A968087cc1dd66d480749c02e4619ef4

(20436)

on December 01, 2011
at 09:24 PM

It's still good to consider counter arguments to all things paleo. If solid evidence shows saturated fat to be bad, I am going to pay attention. It's just that the current evidence against it is very weak and the evidence suggesting that it is healthy is actually pretty strong. There may be some truth to the idea that it is not healthy in the context of a high sugar diet - but it's probably the fault of the sugar (or at least that's my bias).

Ca1150430b1904659742ce2cad621c7d

(12540)

on November 30, 2011
at 09:40 PM

Interestingly, this is what turned the road for me, too, in a way -- My holistic neurologist (treating my MS) told me that it was going to be REALLY hard for my body to work around the damaged myelin if I refused to eat saturated fats and cholesterol. It took me a couple of years, but the steady improvement in my MS symptoms over time kept me going.

B6114a1980b1481fb18206064f3f4a4f

(3924)

on November 30, 2011
at 08:38 PM

I hadn't thought about the physical difference in seeing the fats, though I have to admit I'm turned off by "pooled" fat on top of food, but not by fat mixed thoroughly into food (such as in a coconut smoothie). Interesting.

B6114a1980b1481fb18206064f3f4a4f

(3924)

on November 30, 2011
at 08:31 PM

Thanks, Kewpie. I imagine more "healthy" results such as increased energy and clearer skin will help me believe emotionally as well as intellectually.

B6114a1980b1481fb18206064f3f4a4f

(3924)

on November 30, 2011
at 08:27 PM

Thanks for the link. I like Mark's blog and his approach to food.

B6114a1980b1481fb18206064f3f4a4f

(3924)

on November 30, 2011
at 08:26 PM

I've read a lot of Gary Taubes and enjoy his writing. It's part of what convinced me intellectually that I need more fat and less carb (I already get a lot of protein.)

B6114a1980b1481fb18206064f3f4a4f

(3924)

on November 30, 2011
at 08:25 PM

Thanks, Dave. I'll check out a few of these authors that I haven't read yet. I'm thinking maybe it will just take more time for my emotions to catch up with my intellectual knowledge.

A968087cc1dd66d480749c02e4619ef4

(20436)

on November 30, 2011
at 08:09 PM

I got over it by reading the books and blogs of Gary Taubes, Dr. Mike Eades and Tom Naughton. It was further reinforced by Dr. Kurt Harris, Mark Sisson, Robb Wolf, Peter at Hyperlipid, Dr. Uffe Ravskenov, Denise Minger, J. Stanton, ThatPaleoGuy, Emily Deans, and a host of others - especially some great paleohackers. Paleo isn't necessarily high fat. It can be and many do well with high fat. But you will need to find what works best for you.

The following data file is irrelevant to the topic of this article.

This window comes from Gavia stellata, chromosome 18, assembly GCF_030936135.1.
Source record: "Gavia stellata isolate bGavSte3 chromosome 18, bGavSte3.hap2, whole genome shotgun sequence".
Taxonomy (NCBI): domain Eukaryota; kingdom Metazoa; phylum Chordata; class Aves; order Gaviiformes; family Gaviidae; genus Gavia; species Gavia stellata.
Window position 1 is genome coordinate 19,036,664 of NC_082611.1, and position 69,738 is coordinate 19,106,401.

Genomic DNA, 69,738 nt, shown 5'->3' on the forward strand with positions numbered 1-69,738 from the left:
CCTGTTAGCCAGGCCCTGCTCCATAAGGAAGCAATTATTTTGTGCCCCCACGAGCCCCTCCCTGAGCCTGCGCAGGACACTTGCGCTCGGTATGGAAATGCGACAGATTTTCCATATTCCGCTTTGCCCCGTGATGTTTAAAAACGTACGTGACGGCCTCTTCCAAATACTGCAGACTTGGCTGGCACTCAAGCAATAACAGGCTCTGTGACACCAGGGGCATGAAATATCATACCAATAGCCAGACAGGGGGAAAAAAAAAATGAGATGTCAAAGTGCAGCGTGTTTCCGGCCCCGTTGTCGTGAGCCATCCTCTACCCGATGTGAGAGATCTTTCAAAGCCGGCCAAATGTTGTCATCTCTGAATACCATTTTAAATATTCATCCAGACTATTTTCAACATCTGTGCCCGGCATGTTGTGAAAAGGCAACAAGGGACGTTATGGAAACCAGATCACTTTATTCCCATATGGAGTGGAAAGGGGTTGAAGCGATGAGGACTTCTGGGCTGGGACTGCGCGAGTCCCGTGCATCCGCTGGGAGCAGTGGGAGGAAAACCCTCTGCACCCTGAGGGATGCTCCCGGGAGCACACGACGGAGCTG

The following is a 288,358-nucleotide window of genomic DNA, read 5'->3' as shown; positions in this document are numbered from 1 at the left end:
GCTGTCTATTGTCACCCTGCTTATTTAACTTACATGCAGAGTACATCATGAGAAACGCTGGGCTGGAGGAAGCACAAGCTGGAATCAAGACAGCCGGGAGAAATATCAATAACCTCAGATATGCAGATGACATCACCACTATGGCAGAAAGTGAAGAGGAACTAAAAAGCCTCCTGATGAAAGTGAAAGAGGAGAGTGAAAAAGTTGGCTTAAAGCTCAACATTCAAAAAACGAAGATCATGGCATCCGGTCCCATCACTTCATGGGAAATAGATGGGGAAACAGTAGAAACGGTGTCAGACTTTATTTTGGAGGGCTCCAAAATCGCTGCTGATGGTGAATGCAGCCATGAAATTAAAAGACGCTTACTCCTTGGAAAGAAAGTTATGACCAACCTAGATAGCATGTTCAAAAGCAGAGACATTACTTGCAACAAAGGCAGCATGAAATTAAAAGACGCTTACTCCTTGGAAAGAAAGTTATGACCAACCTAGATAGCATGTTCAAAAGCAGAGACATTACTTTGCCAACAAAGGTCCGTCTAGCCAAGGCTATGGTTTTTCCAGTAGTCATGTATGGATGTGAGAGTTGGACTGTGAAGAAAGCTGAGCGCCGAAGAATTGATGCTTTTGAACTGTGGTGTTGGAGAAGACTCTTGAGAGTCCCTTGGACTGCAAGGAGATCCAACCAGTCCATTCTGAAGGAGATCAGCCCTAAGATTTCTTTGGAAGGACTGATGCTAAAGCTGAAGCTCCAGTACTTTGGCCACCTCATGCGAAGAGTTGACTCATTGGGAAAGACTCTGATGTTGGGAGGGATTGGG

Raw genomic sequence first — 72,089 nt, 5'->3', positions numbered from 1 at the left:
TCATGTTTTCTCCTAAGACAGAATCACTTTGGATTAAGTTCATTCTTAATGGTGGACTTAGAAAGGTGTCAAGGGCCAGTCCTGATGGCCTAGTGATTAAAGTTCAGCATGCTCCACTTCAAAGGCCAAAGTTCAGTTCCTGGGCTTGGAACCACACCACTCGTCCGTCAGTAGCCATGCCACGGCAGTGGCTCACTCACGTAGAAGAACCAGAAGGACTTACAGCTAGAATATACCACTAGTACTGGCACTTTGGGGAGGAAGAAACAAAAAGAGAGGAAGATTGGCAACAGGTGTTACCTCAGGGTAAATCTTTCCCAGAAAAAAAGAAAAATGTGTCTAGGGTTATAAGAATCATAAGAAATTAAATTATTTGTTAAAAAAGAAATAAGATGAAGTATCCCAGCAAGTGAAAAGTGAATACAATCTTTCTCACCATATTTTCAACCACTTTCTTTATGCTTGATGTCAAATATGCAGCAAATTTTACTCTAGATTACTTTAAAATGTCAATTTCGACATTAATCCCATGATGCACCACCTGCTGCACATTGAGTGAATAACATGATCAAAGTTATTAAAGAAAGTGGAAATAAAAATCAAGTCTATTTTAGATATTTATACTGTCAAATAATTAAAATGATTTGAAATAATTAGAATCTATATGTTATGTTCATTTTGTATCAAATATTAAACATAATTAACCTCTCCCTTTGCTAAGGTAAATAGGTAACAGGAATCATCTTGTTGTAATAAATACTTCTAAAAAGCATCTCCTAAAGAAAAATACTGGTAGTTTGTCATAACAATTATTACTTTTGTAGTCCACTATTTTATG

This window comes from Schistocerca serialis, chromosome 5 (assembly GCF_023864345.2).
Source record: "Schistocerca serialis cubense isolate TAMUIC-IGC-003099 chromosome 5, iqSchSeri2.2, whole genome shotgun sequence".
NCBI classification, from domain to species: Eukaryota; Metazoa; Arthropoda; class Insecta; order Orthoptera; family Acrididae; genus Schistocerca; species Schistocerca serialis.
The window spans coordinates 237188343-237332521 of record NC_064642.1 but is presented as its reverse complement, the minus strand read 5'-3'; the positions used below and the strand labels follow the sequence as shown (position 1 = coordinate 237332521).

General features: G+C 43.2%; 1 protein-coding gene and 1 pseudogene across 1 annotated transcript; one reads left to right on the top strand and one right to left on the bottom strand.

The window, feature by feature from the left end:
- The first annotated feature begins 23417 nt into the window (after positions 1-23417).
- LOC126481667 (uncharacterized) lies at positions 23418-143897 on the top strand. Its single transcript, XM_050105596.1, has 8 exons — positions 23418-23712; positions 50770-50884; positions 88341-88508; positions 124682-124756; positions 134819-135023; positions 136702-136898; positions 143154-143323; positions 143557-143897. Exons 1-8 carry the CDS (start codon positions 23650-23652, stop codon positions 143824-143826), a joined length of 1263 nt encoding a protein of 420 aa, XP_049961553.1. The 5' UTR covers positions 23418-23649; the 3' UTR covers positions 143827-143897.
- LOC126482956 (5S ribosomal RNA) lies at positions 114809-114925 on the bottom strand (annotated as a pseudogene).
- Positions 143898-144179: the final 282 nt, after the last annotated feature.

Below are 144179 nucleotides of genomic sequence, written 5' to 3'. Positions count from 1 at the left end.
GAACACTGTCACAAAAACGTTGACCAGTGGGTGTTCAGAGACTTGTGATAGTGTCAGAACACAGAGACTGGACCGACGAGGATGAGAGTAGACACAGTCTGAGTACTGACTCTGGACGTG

D7ec5ab98a0b971f9e24b4e654abfa7d

on November 30, 2011
at 07:34 PM

+1 for the link -- I just read the same article, think it would be very helpful

  • B6114a1980b1481fb18206064f3f4a4f

    asked by

    (3924)
  • Views
    1.9K
  • Last Activity
    1403D AGO
Frontpage book

Get FREE instant access to our Paleo For Beginners Guide & 15 FREE Recipes!

11 Answers

6
Medium avatar

(10663)

on November 30, 2011
at 05:28 PM

Two words: Gary. Taubes.

After reading his books and watching several of his talks on YouTube, I left conventional wisdom in the middle aisles of the supermarket.

B6114a1980b1481fb18206064f3f4a4f

(3924)

on November 30, 2011
at 08:26 PM

I've read a lot of Gary Taubes and enjoy his writing. It's part of what convinced me intellectually that I need more fat and less carb (I already get a lot of protein.)

5
828429fe885f42968c0519d5b84cec40

(608)

on November 30, 2011
at 07:05 PM

I think fat should be embraced, but not forced. Eat full fat everything, and eat the fatty things you enjoy. However, I do not think that you need to add extra fat to your meals. I do not see how this is helpful in any way. For satiety I would say to increase protein intake, before melting coconut oil over a fatty pork chop, just because.

B6114a1980b1481fb18206064f3f4a4f

(3924)

on December 02, 2011
at 08:07 PM

Yes, I feel like I'm forcing it too much right now. Maybe that's a big part of the problem. Thanks.

5
Cd61bdabc3cc5fad501cefa0d19c663e

on November 30, 2011
at 05:28 PM